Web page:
Signee profile: Nu'Keese Richardson

He was a quarterback, running back, receiver, safety and return specialist in high school, and one Tennessee signee says Vol coaches envision a similarly multiple role for him at the collegiate level.

"I think I do pretty much all of it well," Nu'Keese Richardson said. "They want to use me in different ways, just get mismatches and stuff like that."

It sounds as if the Big Orange plans to utilize Richardson much the way Florida utilized Percy Harvin the past three years.

"Yeah," Richardson said by phone from his home in Pahokee, Fla. "That's pretty exciting."

Richardson is pretty exciting, too. The 5-10, 175-pounder is a big play waiting to happen. Consider this evaluation from recruiting analyst Geoff Vogt of, which rated Richardson the No. 6 receiver prospect in the entire 2009 signing class:

"Richardson is a dynamic play-maker with the ball in his hands. He is a gifted all-around athlete with elite acceleration who projects to be the type of weapon who gives you 3-4-5 plays a game that are 'big plays' or 'clutch'.

"He has an extra gear when he is in pads which shows off his competitiveness. With a free release from the line of scrimmage he can't be covered, so he projects to the slot or to be used in motion. He does lack ideal size, but he is from the Muck and a very tough player, so it should not be a concern."

Richardson acknowledges his explosiveness, noting: "There are things I can do in open space once I get the ball in my hand. I bring excitement. I also do kick and punt returns. I'd definitely like a chance to do that at Tennessee."

Playing mostly quarterback last fall, Richardson passed for 1,020 yards and 14 touchdowns. He also managed to catch 22 passes for 373 yards and rush for another 234 yards in guiding Pahokee to its third consecutive state title.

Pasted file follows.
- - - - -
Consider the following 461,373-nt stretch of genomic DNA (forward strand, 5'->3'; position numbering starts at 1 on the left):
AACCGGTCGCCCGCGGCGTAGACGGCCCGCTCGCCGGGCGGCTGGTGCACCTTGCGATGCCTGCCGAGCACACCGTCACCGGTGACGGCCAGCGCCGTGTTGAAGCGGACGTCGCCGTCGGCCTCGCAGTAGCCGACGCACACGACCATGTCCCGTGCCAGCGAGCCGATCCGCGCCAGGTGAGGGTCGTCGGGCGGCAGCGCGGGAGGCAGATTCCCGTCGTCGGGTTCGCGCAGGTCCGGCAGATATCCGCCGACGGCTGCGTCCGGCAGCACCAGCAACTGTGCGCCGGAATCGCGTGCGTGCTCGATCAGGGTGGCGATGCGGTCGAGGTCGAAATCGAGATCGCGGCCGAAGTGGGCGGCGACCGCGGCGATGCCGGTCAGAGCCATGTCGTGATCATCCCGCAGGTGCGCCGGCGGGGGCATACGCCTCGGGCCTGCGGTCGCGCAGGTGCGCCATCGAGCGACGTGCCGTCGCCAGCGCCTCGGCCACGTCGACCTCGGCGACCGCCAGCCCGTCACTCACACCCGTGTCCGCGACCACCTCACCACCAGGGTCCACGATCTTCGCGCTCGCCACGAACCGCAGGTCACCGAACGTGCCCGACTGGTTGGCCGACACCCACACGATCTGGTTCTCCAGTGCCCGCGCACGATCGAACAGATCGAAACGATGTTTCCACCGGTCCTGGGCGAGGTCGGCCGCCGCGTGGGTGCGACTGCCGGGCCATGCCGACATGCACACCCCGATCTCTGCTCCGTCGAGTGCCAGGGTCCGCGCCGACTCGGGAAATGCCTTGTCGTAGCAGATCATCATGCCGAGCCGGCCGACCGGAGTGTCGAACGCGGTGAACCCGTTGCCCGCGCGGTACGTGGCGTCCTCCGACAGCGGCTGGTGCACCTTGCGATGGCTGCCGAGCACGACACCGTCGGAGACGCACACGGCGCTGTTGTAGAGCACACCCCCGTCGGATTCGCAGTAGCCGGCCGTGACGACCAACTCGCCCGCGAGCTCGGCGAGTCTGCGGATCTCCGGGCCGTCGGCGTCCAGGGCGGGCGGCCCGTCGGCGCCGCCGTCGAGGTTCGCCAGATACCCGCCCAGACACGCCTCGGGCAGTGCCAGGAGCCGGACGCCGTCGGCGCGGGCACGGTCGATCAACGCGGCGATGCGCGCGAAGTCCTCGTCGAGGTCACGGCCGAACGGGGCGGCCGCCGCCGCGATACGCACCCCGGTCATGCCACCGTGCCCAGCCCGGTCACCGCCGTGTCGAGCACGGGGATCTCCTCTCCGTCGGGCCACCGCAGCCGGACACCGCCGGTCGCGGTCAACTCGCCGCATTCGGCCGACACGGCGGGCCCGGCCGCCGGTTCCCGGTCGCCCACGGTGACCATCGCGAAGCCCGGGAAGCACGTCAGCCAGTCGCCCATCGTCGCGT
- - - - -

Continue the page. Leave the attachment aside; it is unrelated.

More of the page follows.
Richardson weighed 165 during his senior year of high school ball but has added 10 pounds of muscle this spring.

"I'm 175 pounds now, and I think I'm a little quicker from playing basketball and being in the weight room," he said. "I'm trying to stay active, do some running and not get too lazy."

Somehow Nu'Keese Richardson and the word "lazy" just don't connect. This is a young man who played three offensive positions and safety for Pahokee's football team, played point guard for the basketball team, pitched and played outfield, first base, second base and third base for the baseball team and ran the 4x100 relay for the track team.

After originally committing to the Florida Gators, Richardson changed his mind shortly before National Signing Day last February and decided to become a Volunteer.

"I love everything about Tennessee," he explained. "I love the coaches, the facilities and everything."

Moreover, Richardson says he has been overwhelmed by "the fan base," noting that Tennessee supporters are "everywhere. I know a few of them personally, and we talk from time to time."

Richardson's late switch to Tennessee prompted a little boasting from head coach Lane Kiffin, who noted in February that Pahokee generally steers its players to Gainesville. Another quote, attributed to Kiffin by a Florida newspaper, portrayed Pahokee as a backwoods town and aroused the ire of some city and school officials. Vol aide Eddie Gran was asked to leave the campus while on a recruiting visit two weeks ago, and the ensuing media storm took on a life of its own.

The storm finally passed Tuesday afternoon, when Kiffin apologized by phone to principal Ariel Alejo and a few town officials who had met with Gran at City Hall.

No one was happier to see the whole mess conclude than the guy caught in the middle of it.

"I feel it was blown out of proportion," Nu'Keese Richardson said. "I'm glad it's OK now."

Pronouncing himself academically eligible, Richardson says he plans to enroll at UT in time for the first session of summer school.

"My first goal is to be in class every day, take care of my academics," he said. "Then, on the field, I want to help Tennessee win. I have heart, and I'll do anything for my team. Just being around me makes you want to compete harder and take your game to another level."

Inside Tennessee Top Stories